The Communist Party threw itself into this work. Its Locals in any given area were in daily communication with the District Centre and conveying reports and receiving instructions. The whole Party worked as one, advocating the same policy everywhere, seeking to stimulate the initiative of the workers in organising and defending the strike, interpreting the daily events, warning the workers against the possibility of betrayal.
The end of the first week of the strike saw the pressure of the working class on the Right-wing Strike Committees increasing, and everywhere the demand was rising for more vigorous action. In places where the Strike Committees had taken control of the strike, the workers were less disposed to wait passively for the orders of a distant General Council or trade union executive, and were more inclined to follow the local leadership wherever it was moderately courageous. The Communist policy of “Discipline the Strike! Defend the Strike! Develop the Strike!” was being well received everywhere.
The Government and the employing class were meanwhile busy. Their first act was to attack not the strike organisation itself, but the Communist Party, as an active stimulating factor in the strike. Comrade Saklatvala, the Communist M.P. was arrested. Comrades were summarily sentenced to imprisonment for making propaganda speeches. Party Headquarters and the headquarters of the local and district organisations were raided. Comrades producing strike bulletins were arrested and given savage sentences of imprisonment.
Almost any act calculated to increase the solidarity of the workers was an act “calculated to cause disaffection among the civil population,” and was punishable by a heavy fine or imprisonment. The judge of whether an act was likely to cause disaffection or not was usually some old class-biassed magistrate whose sons were probably acting as “volunteers.” (A scab by any other name, etc.)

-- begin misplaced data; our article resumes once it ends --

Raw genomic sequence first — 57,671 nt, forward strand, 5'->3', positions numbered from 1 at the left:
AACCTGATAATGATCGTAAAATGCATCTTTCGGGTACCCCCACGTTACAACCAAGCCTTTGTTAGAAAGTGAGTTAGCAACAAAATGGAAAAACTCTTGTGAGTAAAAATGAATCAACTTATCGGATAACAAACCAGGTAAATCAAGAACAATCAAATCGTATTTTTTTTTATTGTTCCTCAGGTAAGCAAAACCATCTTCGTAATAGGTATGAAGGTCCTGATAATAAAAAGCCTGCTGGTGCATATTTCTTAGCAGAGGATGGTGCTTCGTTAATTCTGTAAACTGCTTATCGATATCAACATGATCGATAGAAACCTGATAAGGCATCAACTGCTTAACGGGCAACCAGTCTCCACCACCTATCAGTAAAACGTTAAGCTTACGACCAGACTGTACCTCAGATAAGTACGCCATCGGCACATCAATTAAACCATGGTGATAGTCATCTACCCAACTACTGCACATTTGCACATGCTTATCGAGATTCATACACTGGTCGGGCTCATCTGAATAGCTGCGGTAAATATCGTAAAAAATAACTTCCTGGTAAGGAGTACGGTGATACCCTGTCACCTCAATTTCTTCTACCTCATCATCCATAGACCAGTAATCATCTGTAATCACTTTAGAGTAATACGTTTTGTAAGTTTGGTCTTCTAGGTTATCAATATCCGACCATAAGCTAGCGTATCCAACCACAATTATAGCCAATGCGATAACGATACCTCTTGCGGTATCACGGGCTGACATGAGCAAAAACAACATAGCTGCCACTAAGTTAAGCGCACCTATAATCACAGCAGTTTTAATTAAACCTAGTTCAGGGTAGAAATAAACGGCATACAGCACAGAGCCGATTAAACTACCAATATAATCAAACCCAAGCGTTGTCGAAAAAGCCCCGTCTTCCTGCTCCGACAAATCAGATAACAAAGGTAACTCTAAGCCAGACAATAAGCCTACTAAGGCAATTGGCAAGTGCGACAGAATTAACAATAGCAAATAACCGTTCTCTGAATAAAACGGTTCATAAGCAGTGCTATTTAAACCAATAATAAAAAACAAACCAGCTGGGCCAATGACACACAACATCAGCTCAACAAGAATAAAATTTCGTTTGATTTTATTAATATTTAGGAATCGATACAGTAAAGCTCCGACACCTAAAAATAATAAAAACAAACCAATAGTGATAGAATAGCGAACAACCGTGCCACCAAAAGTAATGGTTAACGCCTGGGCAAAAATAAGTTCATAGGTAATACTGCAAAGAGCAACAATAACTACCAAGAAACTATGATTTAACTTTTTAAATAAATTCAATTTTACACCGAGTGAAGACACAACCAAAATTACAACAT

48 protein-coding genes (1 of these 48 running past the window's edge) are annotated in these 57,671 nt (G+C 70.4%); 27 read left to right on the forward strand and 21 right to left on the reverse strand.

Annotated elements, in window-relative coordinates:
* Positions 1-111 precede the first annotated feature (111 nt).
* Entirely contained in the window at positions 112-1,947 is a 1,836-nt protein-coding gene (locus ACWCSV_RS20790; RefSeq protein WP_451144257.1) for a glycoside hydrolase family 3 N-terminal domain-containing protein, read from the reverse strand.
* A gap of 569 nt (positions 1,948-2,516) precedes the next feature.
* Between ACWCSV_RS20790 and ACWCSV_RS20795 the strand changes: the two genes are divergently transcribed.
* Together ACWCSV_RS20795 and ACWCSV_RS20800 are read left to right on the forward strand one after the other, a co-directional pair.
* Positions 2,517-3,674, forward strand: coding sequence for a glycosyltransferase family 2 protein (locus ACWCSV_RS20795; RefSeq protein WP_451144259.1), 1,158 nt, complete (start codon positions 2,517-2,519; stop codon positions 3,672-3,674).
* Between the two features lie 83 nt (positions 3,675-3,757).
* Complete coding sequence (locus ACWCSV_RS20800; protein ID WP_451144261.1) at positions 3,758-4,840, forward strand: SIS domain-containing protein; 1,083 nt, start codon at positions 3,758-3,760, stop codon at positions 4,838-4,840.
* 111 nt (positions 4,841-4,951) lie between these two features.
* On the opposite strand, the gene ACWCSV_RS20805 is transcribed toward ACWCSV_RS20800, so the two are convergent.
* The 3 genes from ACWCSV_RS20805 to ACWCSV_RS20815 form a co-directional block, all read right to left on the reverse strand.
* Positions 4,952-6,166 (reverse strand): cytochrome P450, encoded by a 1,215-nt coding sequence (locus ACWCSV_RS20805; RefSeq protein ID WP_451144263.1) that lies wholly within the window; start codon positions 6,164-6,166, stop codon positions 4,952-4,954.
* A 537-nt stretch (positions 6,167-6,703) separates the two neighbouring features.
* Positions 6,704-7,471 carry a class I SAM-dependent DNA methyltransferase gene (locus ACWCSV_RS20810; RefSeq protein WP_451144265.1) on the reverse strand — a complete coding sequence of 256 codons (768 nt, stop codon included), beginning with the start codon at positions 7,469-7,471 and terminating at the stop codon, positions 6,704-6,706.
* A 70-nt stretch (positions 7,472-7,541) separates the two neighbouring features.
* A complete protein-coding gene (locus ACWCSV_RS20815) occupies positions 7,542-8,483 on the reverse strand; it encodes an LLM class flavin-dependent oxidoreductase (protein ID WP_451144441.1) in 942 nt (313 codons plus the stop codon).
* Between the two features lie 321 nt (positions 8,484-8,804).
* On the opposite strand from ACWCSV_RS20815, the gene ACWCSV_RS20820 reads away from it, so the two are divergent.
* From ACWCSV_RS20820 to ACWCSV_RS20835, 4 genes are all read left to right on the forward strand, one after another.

No capitalists were arrested for “causing disaffection” by advocating lower wages. The prisons were filled by workers whose only crime was participating in a struggle to defend present wages.
As the struggle developed it became plain that the capitalist class was prepared to stick at nothing to imprison the active Communist and Left-wing workers. The mere possession of a Communist strike bulletin was an offence punishable by imprisonment. Most of these comrades were charged with being in possession of material which if published was “likely to cause disaffection among the civil population.” It is only a step from that to imprisoning people for harbouring thoughts, which, if expressed, would cause “disaffection,” etc.
Towards the end of the first week the authorities began to interfere more definitely with the local strike organisations. Mass picketing, particularly on roads, had always been interfered with. Now the Headquarters of the Local Strike Committees began to be raided and the names of transport permit committees taken. This intimidation failed, but it became clear that the Government was prepared to attempt intimidation to an ever-increasing extent.